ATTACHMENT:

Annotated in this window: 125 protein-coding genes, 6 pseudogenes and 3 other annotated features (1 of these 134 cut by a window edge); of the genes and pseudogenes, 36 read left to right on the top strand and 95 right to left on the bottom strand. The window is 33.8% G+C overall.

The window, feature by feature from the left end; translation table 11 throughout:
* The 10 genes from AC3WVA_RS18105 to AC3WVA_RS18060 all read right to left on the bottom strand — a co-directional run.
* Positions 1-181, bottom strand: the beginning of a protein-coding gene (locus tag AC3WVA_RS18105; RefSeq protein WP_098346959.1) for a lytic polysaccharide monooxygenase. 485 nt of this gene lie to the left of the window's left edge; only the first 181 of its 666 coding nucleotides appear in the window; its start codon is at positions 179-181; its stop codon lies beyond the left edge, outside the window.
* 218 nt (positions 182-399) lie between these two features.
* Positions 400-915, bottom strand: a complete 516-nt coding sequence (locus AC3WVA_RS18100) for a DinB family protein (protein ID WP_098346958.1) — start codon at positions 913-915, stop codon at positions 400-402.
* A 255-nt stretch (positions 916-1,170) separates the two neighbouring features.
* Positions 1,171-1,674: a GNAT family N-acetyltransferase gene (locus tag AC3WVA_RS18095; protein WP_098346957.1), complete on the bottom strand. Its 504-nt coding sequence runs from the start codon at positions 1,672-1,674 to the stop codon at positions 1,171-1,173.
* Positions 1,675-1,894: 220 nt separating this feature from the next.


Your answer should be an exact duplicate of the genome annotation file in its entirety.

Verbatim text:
Annotated in this window: 125 protein-coding genes, 6 pseudogenes and 3 other annotated features (1 of these 134 cut by a window edge); of the genes and pseudogenes, 36 read left to right on the top strand and 95 right to left on the bottom strand. The window is 33.8% G+C overall.

The window, feature by feature from the left end; translation table 11 throughout:
* The 10 genes from AC3WVA_RS18105 to AC3WVA_RS18060 all read right to left on the bottom strand — a co-directional run.
* Positions 1-181, bottom strand: the beginning of a protein-coding gene (locus tag AC3WVA_RS18105; RefSeq protein WP_098346959.1) for a lytic polysaccharide monooxygenase. 485 nt of this gene lie to the left of the window's left edge; only the first 181 of its 666 coding nucleotides appear in the window; its start codon is at positions 179-181; its stop codon lies beyond the left edge, outside the window.
* 218 nt (positions 182-399) lie between these two features.
* Positions 400-915, bottom strand: a complete 516-nt coding sequence (locus AC3WVA_RS18100) for a DinB family protein (protein ID WP_098346958.1) — start codon at positions 913-915, stop codon at positions 400-402.
* A 255-nt stretch (positions 916-1,170) separates the two neighbouring features.
* Positions 1,171-1,674: a GNAT family N-acetyltransferase gene (locus tag AC3WVA_RS18095; protein WP_098346957.1), complete on the bottom strand. Its 504-nt coding sequence runs from the start codon at positions 1,672-1,674 to the stop codon at positions 1,171-1,173.
* Positions 1,675-1,894: 220 nt separating this feature from the next.